* To celebrate the 150th Anniversary of the America's Cup, on the 19th August 2001 the premier racing yachts of the world will gather at Cowes. The week's celebrations are being organised by the Royal Yacht Squadron and the New York Yacht Club. With invitations accepted by the three giant 'J' Class yachts, 'Endeavour', 'Velsheda' and 'Shamrock', a fleet up to 40 of the12 metre yachts expected plus current America's Cup class yachts, there will a spectacular event in the Solent during that week. With races each day and a social events allied to the racing, the week will be a fine celebration of the events in 1851.

The opening ceremonies of the Regatta will be held at Queen Victoria and Prince Albert's Osborne House on Saturday 18th August. Following the Official Opening will be a barbecue on Queen Victoria's private beach and a dinner in the Durbar Room. In the evening there will be fireworks to music by the Bournemouth Symphony Orchestra.

On Sunday 19th all of the Cowes Yacht Clubs plan to open their doors for a series of Welcome Dinners and on Monday 20th there will be entertainment at the Royal Naval Dockyard in Portsmouth.

On Tuesday 21st August there will be the induction ceremony into the America's Cup Hall of Fame, a ceremony normally only held at the Herreshoff Foundation in Bristol Rhode Island. It is expected that the winning skipper of the America's Cup 2000 will be honoured at this ceremony.

The highlight of the week will be the re-enactment on Wednesday 22nd August 2001 of the race of 1851 over the same course. For visiting yachts taking part in the racing there will be a winners' trophy, two special trophies for a Concours d'elegance and a Victor Ludorum. There will also be races for a 'Vintage' class, a 'Classic' Class, for 'Yachts of Tradition' and for modern racing yachts.

With Jazz, balls, barbecues - the week concludes on Saturday 25th August with the Jubilee Race Prize-giving and closing ceremony. One Hundred and Fifty years of the finest yacht racing the world has ever seen will have been celebrated in a once in a lifetime style that will enter the record books.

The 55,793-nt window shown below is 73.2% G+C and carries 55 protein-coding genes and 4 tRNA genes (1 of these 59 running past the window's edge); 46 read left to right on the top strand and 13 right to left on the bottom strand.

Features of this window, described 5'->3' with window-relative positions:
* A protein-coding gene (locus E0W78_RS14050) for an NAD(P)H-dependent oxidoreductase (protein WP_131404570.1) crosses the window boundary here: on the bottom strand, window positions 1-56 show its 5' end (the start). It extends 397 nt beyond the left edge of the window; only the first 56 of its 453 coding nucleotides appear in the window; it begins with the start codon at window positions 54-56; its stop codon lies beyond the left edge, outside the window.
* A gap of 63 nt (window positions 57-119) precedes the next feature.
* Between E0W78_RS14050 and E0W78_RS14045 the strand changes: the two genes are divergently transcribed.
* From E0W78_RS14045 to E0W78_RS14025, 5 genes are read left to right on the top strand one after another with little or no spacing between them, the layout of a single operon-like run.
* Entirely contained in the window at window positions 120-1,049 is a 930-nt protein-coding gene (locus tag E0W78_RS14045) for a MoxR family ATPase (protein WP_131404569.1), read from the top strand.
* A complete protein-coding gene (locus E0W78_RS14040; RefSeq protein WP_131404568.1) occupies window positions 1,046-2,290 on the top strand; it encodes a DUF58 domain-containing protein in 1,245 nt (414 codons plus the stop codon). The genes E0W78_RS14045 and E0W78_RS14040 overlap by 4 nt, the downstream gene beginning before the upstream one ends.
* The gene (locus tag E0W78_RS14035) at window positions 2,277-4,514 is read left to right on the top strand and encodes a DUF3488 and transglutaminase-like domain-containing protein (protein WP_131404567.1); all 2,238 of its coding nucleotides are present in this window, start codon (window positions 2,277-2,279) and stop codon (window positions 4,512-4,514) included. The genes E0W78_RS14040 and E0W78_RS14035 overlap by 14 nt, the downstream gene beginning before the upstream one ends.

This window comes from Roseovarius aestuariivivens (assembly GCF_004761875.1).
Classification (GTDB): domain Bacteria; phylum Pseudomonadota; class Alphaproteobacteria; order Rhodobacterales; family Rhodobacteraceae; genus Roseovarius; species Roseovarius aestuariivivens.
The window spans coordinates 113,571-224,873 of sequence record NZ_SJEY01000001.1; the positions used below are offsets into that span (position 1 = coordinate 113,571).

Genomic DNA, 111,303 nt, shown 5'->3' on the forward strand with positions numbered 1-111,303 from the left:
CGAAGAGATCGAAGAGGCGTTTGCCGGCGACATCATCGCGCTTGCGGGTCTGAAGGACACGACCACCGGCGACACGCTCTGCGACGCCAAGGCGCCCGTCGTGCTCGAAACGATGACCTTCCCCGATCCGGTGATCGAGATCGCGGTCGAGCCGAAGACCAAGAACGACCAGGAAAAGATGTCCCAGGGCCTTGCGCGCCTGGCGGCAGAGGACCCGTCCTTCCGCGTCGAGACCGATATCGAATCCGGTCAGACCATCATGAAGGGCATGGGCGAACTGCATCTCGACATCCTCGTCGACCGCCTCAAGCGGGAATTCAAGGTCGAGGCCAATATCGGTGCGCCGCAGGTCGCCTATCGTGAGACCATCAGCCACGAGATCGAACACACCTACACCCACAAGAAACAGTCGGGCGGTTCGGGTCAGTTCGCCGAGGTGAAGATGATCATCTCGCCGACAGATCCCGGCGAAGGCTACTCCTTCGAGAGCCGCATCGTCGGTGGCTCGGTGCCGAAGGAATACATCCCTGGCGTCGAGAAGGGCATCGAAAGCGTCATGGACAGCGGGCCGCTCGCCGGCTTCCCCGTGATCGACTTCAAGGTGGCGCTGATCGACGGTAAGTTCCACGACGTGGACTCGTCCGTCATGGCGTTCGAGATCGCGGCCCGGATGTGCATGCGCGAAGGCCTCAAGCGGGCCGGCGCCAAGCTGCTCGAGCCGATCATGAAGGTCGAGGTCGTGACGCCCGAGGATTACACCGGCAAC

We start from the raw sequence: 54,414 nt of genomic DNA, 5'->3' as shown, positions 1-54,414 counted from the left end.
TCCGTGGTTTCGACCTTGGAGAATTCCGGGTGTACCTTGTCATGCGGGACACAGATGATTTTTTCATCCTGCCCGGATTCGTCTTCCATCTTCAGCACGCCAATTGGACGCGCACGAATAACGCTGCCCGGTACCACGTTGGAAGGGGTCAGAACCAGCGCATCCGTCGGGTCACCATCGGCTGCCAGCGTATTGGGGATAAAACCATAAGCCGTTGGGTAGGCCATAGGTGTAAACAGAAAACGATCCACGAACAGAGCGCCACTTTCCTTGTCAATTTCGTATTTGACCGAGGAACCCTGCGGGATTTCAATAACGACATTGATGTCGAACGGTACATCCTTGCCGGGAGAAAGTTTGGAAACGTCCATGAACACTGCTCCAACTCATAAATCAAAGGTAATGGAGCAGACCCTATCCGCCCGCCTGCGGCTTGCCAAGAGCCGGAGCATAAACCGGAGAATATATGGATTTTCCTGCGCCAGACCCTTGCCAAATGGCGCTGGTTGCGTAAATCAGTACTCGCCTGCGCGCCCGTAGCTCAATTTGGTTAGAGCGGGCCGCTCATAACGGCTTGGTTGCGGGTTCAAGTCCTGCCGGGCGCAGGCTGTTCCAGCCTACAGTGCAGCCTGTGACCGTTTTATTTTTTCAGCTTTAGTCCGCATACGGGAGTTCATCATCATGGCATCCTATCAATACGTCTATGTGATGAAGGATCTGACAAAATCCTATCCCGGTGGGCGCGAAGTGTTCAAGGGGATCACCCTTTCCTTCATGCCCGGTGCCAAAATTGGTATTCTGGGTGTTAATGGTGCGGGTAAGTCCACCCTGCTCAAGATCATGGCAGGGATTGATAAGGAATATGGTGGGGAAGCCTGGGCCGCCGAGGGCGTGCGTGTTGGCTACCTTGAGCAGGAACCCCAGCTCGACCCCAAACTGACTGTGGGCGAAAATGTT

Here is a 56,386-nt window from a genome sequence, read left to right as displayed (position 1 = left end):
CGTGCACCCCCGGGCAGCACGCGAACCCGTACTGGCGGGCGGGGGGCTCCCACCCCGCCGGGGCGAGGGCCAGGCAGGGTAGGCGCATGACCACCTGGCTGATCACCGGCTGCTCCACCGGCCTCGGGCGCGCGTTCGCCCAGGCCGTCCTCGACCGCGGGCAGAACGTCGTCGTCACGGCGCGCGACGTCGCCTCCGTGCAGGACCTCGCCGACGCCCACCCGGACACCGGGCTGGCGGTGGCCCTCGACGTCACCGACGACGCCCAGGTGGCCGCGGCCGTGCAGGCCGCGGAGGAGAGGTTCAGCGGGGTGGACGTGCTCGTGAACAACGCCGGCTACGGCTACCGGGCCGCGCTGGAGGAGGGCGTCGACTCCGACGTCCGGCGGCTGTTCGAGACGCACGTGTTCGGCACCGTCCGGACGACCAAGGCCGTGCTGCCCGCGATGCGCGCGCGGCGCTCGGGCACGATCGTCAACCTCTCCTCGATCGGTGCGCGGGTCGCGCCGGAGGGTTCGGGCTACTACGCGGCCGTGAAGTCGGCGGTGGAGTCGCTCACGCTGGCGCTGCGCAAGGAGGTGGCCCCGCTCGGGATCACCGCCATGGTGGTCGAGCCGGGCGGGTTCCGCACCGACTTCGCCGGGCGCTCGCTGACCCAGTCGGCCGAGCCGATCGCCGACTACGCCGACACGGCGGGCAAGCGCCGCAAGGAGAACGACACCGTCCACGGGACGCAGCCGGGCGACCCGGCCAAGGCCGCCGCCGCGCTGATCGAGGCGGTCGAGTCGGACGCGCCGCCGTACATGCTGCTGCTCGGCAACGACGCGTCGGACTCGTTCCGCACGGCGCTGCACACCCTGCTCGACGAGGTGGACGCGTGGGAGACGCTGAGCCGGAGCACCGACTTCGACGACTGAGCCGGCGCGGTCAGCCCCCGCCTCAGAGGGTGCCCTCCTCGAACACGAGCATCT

For information: David Redfern, Media Director America's Cup Jubilee 2001,

Letters selected to be printed are routinely edited for clarity, space (250 words max) or to exclude personal attacks.

-- From Chris Ericksen -- I'd like to add to the comments of Paul Henderson regarding Team Racing. Last December Alamitos Bay Yacht Club hosted the US SAILING Team Racing Regatta for the Hinman Trophy. The event was sailed in builder-supplied Vanguard 15's and raced within Alamitos Bay rather than in the Long Beach Harbor. The regatta included the features Mr. Henderson mentioned: basic boats, gender- and size-mixed teams and a venue close to the yacht club that afforded quick turnarounds and great spectator viewing from the beach. From my perspective as Regatta Chairman and PRO and from the perspective of the spectators, watching the boats planing around Alamitos Bay in twenty knots of breeze made for an exciting sailing event. The presence of a cadre of outstanding on-the-water judges who also helped adjust the marks to make the courses square led to one of the most fun regattas I've even seen or of which I've been a part.

-- From Chris Welch --I appreciated your rules review for overlaps; since I, like most sailors, am work illiterate (work gets in the way of ever reading the literature I would like to read), reading the rule book just doesn't happen, especially in the wake of the new rules.